Today, October 21, 2015, is officially the future!
While we don’t have flying cars or hover-boards, I’m very happy with Andriod phones, Netflix, and Wikipedia.
Neil DeGrasse Tyson reviewed some of tech from the Movie’s predicted 2015:
Video Chat: Yes
Fax machines: No
So Celebrate living In the future with a refreshing Pepsi Perfect, which, luckily, doesn’t cost $50
The only thing better than my favorite NFL team having a perfect record to start the season, is for the perfect record to be the result of physics.
In week 5, the Cincinnati Bengals overcame a 17-point fourth-quarter deficit to defeat the (two-time defending NFC champs) Seattle Seahawks in overtime. Mike Nugent kicked a 42-yard field goal to win it, although by the slimmest possible margin (video):
The only thing that could make the victory sweeter is for a world renown physicist to credit an obscure pseudo-force usually associated (incorrectly) with the direction water swirls down your drain:
The Coriolis effect is the result of living on a spinning planet. Since a rotating system is a “non-inertial reference frame,” Newton’s laws need to be modified to account for the acceleration in objects observers perceive (video):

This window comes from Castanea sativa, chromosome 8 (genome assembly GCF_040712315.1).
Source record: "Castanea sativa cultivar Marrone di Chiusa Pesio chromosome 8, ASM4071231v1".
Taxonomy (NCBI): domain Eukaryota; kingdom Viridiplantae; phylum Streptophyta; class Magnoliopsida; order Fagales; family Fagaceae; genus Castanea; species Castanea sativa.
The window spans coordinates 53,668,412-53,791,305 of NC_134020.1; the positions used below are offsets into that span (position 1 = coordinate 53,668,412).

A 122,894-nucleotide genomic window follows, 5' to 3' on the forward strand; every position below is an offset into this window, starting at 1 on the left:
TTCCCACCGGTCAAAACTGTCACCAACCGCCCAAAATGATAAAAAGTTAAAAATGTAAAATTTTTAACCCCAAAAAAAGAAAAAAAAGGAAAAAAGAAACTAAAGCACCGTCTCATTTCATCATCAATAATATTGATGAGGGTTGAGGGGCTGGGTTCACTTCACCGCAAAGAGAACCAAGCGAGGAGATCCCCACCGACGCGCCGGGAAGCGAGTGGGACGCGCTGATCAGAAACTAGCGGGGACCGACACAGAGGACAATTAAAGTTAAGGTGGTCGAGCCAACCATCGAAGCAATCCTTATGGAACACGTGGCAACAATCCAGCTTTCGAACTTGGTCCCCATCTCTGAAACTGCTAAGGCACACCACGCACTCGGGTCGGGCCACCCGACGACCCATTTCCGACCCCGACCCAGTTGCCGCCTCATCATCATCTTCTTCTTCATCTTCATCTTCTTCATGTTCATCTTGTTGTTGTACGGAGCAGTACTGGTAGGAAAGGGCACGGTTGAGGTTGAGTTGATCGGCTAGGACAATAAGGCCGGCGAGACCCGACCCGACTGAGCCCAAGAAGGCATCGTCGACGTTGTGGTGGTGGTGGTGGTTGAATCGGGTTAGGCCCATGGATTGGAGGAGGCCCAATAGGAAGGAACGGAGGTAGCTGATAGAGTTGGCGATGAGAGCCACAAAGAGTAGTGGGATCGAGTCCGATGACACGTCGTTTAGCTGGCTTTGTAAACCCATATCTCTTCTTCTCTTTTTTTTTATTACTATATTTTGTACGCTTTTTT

The headline on ESPN’s website “Astrophysicist says Bengals’ game-winning FG aided by Earth’s rotation“.
In a sense, the Earth’s rotation moved the goalposts with the football was in flight:
A explosion of creativity has hit the Mushroom Kingdom. Nintendo’s latest Mario game is quite different from previous offerings, in that Mario Maker allows you to create, play, and share levels over the internet. In addition to the nostalgia factor of building familar worlds for 8 bit Mario, completely new challenges can be thought up for our plucky plumber.
Beginning with the original NES system we had when I was in Elementary school (Super Mario Brothers and 3), I can date the eras of my childhood with the various sequels: High school (World at my cousin’s house), College (Mario 64 on my Roommate’s system), and grad school (Sunshine on a second hand GameCube).
Although Mario mods have existed for many years, they required special software and skills. Now that Nintendo has provided a platform for the masses to create, ideas are proliferating and cross-pollinating like crazy. Perhaps the evolutionary experimentation of the Cambrian Explosion came from a similar breakthrough: build the platform, and new ideas will come.